Although external frame backpacks are much less common these days, and arguably less useful than internal frame backpacks, they still have plenty of advantages and can even be considered preferable to using an internal frame backpack in certain scenarios.
However, before you consider dusting off your old external frame pack for your next hike, let’s take a look at how to pack an external frame backpack and why it’s important to get it right.
We’ll also consider the merits and the shortfalls of external frame backpacks, as well as where and when they can be preferable to use.
Differences Between Internal and External Frame Backpacks
Most obviously, external frame packs have a visible outer frame. External frames tend to be longer and bulkier than internal ones and the pack sits farther away from your torso, with the load positioned higher.
Most internal frame packs are more compact, and they usually have one or more aluminum stays. These rods support the pack load close to your back and can be bent to fit your spine curvature, for extra comfort. Internal frame backpacks carry weight lower than external ones.
As for the pack itself, internal backpacks tend to have a large internal capacity with one or two main compartments. There may also be a couple of attachment points for equipment.
External frame packs generally offer more sections, compartments and pockets, and equipment can be attached directly to the frame itself. They tend to have large load capacities which can be a positive.
Another noticeable difference is their price. External frame backpacks are less common today and they usually come at a cheaper price than their internal frame counterparts.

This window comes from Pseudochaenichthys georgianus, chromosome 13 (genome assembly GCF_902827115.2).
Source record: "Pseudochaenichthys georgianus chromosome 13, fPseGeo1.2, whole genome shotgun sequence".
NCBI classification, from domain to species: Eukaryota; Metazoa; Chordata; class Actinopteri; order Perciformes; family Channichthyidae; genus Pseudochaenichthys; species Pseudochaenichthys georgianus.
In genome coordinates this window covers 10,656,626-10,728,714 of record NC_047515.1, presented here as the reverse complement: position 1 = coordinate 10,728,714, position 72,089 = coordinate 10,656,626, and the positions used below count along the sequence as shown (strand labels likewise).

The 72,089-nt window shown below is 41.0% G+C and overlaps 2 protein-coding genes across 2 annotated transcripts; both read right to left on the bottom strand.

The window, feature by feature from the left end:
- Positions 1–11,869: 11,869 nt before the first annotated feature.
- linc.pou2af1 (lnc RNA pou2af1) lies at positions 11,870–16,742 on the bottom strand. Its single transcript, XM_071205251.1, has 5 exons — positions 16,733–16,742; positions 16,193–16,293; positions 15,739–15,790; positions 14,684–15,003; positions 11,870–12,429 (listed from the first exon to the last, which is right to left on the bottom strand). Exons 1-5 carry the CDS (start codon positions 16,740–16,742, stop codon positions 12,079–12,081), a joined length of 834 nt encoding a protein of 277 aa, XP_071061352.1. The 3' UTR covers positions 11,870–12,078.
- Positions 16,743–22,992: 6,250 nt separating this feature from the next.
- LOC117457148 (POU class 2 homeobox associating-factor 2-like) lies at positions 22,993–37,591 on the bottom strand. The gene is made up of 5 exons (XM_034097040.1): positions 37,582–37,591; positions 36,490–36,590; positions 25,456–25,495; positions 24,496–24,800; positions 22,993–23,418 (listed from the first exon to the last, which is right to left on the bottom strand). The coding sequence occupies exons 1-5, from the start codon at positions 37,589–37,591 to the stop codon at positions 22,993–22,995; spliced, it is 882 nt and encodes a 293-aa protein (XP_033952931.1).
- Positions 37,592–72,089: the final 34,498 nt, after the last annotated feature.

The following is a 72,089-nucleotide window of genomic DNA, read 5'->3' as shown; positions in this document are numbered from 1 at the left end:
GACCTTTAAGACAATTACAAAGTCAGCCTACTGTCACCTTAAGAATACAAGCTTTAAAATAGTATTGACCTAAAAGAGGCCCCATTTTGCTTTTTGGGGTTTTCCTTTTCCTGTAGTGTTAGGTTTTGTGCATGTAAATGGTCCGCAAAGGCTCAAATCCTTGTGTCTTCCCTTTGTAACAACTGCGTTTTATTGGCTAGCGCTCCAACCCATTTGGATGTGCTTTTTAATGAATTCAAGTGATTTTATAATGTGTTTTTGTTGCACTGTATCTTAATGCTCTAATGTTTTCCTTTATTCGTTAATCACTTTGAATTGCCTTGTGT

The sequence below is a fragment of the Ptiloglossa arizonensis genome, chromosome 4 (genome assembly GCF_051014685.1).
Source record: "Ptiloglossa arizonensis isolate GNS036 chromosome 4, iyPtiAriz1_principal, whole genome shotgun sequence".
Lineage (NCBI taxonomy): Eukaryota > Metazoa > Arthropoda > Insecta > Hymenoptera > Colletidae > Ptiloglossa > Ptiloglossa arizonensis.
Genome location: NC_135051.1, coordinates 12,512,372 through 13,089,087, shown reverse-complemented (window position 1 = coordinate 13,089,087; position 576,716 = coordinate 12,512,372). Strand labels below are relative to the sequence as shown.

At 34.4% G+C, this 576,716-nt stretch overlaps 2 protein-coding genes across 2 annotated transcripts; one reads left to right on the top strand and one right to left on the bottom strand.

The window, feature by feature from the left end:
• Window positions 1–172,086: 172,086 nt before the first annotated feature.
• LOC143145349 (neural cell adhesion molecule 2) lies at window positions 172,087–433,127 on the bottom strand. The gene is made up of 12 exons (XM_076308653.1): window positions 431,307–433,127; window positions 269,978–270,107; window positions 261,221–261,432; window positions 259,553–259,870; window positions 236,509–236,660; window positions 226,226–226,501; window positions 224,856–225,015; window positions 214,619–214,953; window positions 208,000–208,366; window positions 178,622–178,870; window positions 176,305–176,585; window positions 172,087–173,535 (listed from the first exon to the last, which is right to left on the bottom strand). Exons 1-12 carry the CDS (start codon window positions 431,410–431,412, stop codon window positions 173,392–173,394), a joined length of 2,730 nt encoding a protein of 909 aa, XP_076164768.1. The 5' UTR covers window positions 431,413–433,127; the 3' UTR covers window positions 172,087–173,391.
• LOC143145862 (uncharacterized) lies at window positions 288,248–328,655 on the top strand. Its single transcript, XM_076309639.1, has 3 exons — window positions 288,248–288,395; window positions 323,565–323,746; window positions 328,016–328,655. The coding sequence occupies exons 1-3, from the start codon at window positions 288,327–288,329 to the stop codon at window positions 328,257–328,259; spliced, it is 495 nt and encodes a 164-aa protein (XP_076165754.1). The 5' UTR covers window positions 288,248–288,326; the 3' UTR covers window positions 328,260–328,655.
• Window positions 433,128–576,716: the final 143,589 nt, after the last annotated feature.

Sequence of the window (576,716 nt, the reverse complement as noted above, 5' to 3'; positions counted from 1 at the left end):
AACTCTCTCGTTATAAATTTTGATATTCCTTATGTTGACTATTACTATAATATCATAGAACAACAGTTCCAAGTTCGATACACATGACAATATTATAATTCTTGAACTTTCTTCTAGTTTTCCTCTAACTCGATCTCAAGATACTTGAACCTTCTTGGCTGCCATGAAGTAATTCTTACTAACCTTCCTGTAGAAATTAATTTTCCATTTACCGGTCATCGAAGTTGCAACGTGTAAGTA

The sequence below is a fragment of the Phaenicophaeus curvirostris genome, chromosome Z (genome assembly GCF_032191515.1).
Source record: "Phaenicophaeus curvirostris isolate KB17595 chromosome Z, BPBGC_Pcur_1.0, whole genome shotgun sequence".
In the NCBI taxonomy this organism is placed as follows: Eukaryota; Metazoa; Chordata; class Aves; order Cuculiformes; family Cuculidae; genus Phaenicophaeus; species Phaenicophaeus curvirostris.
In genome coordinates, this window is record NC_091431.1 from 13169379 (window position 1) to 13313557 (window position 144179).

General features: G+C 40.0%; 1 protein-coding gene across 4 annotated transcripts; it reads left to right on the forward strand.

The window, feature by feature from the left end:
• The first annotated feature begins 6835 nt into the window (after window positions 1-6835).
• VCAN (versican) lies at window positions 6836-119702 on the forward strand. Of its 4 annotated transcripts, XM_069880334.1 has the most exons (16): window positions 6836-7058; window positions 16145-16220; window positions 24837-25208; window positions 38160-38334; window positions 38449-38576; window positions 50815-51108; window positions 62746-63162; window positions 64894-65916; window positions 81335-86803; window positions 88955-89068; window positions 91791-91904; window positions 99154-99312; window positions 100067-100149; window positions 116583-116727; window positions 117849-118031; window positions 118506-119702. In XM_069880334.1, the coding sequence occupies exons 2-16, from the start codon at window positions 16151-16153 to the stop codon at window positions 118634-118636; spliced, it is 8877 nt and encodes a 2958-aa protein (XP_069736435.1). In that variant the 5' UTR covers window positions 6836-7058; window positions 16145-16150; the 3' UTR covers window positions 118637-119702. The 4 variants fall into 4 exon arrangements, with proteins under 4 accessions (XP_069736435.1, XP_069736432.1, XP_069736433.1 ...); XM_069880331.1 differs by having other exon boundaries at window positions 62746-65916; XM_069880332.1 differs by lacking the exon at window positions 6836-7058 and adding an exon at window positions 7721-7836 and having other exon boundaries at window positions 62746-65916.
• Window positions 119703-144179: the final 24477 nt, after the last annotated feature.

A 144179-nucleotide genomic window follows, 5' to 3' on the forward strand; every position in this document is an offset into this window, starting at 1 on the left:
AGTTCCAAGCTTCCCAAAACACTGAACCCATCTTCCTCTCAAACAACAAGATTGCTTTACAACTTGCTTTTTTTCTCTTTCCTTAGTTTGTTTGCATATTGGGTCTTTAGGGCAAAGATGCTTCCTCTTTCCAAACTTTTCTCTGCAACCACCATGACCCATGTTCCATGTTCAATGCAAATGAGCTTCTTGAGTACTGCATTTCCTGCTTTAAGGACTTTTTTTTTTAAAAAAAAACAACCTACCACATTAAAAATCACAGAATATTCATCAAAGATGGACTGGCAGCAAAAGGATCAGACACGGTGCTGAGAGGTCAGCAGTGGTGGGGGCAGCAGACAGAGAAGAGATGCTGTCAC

In fact, there are a great many more internal framed backpacks available for purchase, whereas finding a decent external frame backpack takes a certain amount of tracking down.
Advantages of External Frame Backpacks
In the vast majority of cases, in our opinion, an internal frame backpack, like the one in the image below, is going to be the most preferable choice.
They’re streamlined, weigh less, move with your body and maintain your natural center of gravity. Without a doubt, internal frame backpacks are much better when it comes down to balance.
However, we’re all different and sometimes it simply comes down to a matter of personal preference. Preference aside though, external backpacks do have some notable advantages over internal frame backpacks. Here’s some of the main advantages of external frame backpacks.
As external frame backpacks hold the weight higher, with the pack further away from your torso, the frame area provides an excellent ventilation corridor.
This can help to keep you cool on hot days and prevent a build-up of perspiration between your back and your pack.
External backpacks are better for very heavy loads, thanks to their solid frame and large capacity.
They make heavier loads easier to carry, thanks to their better weight distribution, see below.
Better Weight Distribution